Sure, it could all be rigged up with expressions, but that doesn't mean it would necessarily be simpler. that and of course someone would have to sit down to write the code in the first place.
Thanks for your answer.
As i said, i'm looking for a more elegant way.
I don't want anyone to do all the work for me, writing any extended scripts i don't understand in the end.
Sorry, if this was the impression my question suggested.
I've tried to summarize it as i wrote, that i'm looking for a ability to control the timeline.
Maybe i've searched not enough or did it with the wrong keywords.
But espeacially on this topic i couldn't find any answers.
1 person found this helpful
Personally I would create a loop that just has characters flipping and add some motion blur. Then I would set up s short comp that has the final letters flipping into place. I would then just start editing the lines of text by putting the loop in between the new words. There's no way somebody watching this video is going to be able to tell whether or not you went from p to m buy rolling through the alphabet one letter at a time.
I hope this gives you some more options.
Let me think out loud for a few minutes. Just tying a slider to a character value can give you a bunch of changing letters, but they won't be in order. That's the biggest problem with your idea, characeer 13 is not M and character 14 is not N so you can't just use numbers to drive the changes.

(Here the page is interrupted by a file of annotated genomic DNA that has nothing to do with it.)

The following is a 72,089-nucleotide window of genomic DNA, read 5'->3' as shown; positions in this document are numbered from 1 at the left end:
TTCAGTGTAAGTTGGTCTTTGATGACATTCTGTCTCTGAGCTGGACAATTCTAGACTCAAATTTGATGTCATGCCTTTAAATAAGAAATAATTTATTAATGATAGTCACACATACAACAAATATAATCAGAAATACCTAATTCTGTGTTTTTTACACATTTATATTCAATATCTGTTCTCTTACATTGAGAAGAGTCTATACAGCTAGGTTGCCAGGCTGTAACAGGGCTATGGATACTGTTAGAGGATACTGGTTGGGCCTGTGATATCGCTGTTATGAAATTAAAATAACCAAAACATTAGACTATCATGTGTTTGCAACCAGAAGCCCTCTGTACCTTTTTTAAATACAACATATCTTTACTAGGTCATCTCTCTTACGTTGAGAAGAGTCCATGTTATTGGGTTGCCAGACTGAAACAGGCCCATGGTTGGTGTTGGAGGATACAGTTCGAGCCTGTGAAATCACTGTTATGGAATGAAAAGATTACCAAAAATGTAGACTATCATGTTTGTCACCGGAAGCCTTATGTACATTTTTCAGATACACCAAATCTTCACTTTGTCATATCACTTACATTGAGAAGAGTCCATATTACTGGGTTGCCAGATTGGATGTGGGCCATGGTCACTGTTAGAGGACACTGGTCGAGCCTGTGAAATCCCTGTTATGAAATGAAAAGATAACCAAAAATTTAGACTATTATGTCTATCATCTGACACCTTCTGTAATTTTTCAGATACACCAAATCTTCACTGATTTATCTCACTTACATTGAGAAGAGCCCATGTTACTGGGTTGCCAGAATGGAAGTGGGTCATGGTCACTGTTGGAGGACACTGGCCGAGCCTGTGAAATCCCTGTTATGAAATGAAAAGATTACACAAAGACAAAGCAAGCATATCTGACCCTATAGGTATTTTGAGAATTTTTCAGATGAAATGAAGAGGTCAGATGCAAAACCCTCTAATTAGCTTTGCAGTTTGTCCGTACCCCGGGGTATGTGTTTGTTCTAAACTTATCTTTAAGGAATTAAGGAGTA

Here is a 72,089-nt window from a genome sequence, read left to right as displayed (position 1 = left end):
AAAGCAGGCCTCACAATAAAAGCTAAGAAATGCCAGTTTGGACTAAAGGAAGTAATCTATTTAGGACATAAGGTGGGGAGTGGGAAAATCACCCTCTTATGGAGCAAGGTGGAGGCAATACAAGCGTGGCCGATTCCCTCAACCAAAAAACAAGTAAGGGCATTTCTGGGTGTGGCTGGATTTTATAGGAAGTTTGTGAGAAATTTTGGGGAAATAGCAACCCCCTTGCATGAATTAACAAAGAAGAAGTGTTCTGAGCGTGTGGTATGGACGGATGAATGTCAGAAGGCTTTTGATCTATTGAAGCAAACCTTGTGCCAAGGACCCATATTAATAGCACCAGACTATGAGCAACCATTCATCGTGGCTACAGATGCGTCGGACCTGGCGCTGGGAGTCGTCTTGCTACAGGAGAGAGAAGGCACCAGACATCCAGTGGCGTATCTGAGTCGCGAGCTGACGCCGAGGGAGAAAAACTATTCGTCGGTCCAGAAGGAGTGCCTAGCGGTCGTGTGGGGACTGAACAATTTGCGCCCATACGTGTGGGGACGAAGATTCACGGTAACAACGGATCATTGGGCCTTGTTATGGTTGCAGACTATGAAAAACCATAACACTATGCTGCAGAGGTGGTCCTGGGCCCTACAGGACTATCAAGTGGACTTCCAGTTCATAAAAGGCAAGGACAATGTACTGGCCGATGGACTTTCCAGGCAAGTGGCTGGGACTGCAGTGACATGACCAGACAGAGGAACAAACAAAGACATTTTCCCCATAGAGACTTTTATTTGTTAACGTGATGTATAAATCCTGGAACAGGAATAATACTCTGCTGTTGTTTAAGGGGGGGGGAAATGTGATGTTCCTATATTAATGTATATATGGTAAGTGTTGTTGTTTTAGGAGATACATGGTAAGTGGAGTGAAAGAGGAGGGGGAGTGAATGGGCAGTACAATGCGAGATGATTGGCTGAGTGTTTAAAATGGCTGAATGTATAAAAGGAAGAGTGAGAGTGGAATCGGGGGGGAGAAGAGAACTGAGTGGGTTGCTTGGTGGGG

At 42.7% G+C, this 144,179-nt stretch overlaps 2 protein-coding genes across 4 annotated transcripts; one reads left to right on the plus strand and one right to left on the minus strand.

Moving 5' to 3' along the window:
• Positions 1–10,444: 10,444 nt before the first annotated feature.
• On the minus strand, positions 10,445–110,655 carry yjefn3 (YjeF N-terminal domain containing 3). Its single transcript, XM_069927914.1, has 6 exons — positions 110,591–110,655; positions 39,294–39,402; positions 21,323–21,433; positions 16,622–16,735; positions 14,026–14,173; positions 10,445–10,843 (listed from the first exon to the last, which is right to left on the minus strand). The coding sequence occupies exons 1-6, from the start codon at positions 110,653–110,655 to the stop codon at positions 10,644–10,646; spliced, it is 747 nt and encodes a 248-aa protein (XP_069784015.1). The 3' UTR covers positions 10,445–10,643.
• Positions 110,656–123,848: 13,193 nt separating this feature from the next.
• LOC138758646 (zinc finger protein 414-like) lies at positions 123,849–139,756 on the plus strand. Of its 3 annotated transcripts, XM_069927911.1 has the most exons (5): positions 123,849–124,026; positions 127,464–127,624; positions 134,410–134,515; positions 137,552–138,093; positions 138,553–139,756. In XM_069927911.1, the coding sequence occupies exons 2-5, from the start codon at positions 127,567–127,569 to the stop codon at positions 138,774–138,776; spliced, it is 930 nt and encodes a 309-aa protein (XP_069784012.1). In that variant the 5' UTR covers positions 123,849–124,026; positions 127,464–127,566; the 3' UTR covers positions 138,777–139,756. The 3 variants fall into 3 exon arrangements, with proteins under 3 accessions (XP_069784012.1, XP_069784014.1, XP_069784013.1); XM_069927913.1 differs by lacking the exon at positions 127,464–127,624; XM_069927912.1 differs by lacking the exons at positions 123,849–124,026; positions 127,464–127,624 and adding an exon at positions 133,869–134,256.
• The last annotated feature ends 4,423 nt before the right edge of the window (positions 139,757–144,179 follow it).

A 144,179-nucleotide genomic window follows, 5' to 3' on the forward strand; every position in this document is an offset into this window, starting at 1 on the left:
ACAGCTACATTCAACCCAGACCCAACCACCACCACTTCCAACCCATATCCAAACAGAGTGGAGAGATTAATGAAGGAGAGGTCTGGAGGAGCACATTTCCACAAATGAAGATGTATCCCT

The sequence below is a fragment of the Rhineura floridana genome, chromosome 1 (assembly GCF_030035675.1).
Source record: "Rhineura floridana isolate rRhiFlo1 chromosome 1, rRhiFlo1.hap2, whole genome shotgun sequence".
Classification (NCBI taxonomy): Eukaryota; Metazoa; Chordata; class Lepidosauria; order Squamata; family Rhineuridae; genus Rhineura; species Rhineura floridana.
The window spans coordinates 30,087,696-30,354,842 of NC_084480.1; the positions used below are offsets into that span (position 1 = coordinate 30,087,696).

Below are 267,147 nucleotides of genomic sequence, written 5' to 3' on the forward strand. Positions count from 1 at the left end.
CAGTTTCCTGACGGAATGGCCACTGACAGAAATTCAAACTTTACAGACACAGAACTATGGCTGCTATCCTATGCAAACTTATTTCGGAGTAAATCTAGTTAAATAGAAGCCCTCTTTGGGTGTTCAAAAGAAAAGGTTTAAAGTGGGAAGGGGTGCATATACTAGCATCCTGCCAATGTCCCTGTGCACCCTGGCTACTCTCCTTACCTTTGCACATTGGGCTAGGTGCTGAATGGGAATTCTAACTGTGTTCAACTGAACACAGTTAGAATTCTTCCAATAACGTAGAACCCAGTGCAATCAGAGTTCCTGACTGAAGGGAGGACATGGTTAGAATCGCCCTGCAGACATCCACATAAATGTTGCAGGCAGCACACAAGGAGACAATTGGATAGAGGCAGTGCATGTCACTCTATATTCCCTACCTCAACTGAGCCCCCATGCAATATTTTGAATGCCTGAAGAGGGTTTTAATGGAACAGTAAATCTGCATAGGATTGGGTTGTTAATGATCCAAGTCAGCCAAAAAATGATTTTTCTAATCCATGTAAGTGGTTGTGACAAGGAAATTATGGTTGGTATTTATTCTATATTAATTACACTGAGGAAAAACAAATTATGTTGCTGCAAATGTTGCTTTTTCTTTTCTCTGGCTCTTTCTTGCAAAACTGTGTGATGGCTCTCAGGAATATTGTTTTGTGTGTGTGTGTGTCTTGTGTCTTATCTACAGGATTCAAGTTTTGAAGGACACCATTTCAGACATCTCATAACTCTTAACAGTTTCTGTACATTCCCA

If you had a rolling alphabet you could use a simple expression on time remapping to start and stop at specific letters and roll through the alphabet and stop at a specific letter. An easier way may be to use layer markers to set the stop letters and just not worry about cycling through at a specific rate.
I hope these suggestions help. The most important thing to learn in film production is that film is not real. It's an illusion and the most efficient way to tell your story is to make things appear to work instead of actually working.